Whether in business or arts, the worst idea thieves are your peers, especially those who work with you. Trust me, I know it first-hand. One such incident occurred during my time as a high-tech CFO. We were preparing for a teleconference with our venture-capital investors. My fellow board member, the VP of Marketing, strolled into my office and asked for my opinion about the topics to be discussed. You know, at the time the Internet companies were marked by a sense of democracy and camaraderie. So, I let my guard down and laid out my thoughts. All these years later, I still remember the shock I felt, when this guy took the lead of the meeting and repeated everything I told him verbatim, without giving me any credit, of course.
It goes without saying that the world of arts and entertainment is a fucking snake pit that lives by the motto "Everybody steals." It's pretty much an every-day practice.
No matter how many musicians and fans scorned Vanilla Ice's shameless "re-phrasing" of the Queen/Bowie genius bass riff, "Ice Ice Baby" made millions, was nominated for a Grammy and won the American Music Award. It only got worse since. I happened to personally know a human equivalent of a music encyclopedia, and I constantly hear from her: "Wait a minute, I already heard this on..."
In Woody Allen's Vicky, Christina, Barcelona Penelope Cruz's character Maria Elena bluntly states that Juan Antonio (Javier Bardem), a commercially successful artist, stole his entire painting style from her. First, he reluctantly acknowledges that, yes, she was "influential," and later admits that "maybe he took from her more than he likes to admit." Really? With a hint of sarcasm Maria Elena says: "It's okay. We worked side by side for many years, and you adopted my vision of the world as your own."
Speaking of movies, it's impossible to get an unknown writer's script into a decision-maker's hands. 99% of studios and production companies do not accept unsolicited (i.e. not represented by an agent) material. And even if you do get someone to read your script or to hear your pitch, the first thing you will need to do is to sign a legal document promising that you will never-ever sue that entity for stealing your idea. Why? Because, if they don't like the script but like the idea, they will most definitely steal it.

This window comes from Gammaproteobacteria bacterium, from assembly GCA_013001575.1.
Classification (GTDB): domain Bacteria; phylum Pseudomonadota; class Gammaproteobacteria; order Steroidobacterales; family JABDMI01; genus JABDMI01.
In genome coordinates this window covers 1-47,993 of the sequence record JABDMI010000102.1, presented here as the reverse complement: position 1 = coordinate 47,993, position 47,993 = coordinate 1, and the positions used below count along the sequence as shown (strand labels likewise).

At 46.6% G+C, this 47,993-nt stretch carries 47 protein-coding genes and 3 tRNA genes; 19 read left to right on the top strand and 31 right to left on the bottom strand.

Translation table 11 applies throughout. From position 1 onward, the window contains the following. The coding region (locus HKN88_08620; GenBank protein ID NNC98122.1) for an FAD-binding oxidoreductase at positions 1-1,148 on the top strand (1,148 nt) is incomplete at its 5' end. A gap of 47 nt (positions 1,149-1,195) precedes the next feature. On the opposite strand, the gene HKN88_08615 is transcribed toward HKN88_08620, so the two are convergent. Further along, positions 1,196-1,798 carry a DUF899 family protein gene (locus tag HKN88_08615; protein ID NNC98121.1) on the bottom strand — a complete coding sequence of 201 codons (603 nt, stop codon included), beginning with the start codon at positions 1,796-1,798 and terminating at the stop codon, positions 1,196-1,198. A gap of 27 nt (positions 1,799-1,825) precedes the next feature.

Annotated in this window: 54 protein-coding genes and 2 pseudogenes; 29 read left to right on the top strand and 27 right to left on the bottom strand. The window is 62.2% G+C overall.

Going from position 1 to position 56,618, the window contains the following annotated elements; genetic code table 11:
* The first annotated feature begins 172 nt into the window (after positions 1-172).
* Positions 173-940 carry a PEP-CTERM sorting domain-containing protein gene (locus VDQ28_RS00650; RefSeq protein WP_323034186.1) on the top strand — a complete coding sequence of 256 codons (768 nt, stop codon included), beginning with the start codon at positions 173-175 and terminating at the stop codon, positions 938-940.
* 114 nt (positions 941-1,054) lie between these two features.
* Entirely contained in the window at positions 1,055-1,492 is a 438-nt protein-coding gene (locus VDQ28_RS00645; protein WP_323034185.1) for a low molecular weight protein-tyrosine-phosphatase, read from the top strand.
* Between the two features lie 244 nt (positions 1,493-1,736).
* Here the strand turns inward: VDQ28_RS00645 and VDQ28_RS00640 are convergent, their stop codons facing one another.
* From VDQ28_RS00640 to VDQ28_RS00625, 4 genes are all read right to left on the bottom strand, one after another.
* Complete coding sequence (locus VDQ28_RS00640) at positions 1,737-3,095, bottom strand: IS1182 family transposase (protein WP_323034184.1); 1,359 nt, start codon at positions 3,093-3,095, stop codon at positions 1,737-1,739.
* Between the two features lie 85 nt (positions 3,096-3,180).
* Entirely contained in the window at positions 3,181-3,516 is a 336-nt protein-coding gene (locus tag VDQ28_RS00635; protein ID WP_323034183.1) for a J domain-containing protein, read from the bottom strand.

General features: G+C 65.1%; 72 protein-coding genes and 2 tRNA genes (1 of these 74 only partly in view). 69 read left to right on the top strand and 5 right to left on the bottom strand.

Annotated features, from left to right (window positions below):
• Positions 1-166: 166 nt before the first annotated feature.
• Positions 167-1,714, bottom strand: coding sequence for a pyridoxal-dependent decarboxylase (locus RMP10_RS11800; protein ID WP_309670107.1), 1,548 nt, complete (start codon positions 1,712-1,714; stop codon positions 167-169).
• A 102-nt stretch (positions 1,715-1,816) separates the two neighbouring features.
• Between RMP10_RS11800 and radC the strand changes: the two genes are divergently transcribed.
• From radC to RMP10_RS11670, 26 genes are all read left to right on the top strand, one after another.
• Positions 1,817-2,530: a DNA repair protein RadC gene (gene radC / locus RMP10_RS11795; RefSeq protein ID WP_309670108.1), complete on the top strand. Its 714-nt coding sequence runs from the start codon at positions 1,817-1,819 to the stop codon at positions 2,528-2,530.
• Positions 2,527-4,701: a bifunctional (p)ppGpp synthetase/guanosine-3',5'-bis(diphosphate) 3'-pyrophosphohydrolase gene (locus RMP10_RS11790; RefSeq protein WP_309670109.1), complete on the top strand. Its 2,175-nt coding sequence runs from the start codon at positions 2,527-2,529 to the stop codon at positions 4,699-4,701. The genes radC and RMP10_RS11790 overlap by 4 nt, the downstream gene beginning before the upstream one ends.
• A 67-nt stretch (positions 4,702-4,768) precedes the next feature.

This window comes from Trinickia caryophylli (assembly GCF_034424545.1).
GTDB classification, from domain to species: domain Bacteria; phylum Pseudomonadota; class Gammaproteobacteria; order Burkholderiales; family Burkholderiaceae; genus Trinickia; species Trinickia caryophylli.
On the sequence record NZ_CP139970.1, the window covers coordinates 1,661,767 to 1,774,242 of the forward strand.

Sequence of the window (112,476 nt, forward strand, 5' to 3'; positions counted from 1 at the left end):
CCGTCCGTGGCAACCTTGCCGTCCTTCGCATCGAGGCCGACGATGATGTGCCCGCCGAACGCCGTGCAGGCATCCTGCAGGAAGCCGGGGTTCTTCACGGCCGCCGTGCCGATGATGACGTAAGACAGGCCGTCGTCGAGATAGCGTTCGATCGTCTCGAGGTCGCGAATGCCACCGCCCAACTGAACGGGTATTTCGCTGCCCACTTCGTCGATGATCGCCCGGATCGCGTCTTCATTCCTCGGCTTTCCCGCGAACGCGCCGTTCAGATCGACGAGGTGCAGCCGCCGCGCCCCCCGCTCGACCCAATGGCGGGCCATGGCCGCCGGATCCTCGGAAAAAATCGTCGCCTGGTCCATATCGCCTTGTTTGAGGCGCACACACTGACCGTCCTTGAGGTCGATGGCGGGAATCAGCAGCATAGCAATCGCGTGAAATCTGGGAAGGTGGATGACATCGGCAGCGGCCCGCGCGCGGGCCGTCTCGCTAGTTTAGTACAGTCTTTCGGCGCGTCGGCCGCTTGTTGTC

There is this tiny (in terms of viewership - $342K gross) Craig Lucas's movie called The Dying Gaul (2005). It is a feeble attempt to expose Hollywood's perversity and corruption. In spite of the presence of indy VIP's Campbell Scott, Patricia Clarkson, and Peter Sarsgaard, whose pull must be responsible for a $4 million budget, the movie is an unremarkable failure. (Let's be honest, ever since Robert Altman's The Player (1992), you really need something extraordinary up your sleeve to embark on this theme.) Yet, the film has one valuable tidbit of a real truth in it: When the main character refuses to change his script from a tragic gay love story into a heterosexual romance, the big-time producer with a $1 million check in his hand warns, "If you refuse, you will walk out of here with nothing, and I will give your story to someone else to rewrite."
But don't think that only the unknown writers fall victims to Tinseltown's shameless pilfering of ingenuity. The moment I saw a poster for Night in the Museum, I had a bizarre thought that Ben Stiller somehow managed to convince Gore Vidal to lend the movie a brilliant plot device from his novel The Smithsonian Institution (1998) . You see, it was Vidal who made the historical characters come to life, most notably Teddy Roosevelt (but not dinosaurs). Apparently, I was not the only one who noticed the uncanny similarity: the great writer himself openly spoke about it in various media. Of course, he wasn't going to attempt any legal action - he's been around the block way too many times (his first publication is dated 1946 and his oeuvre includes 14 screenplays).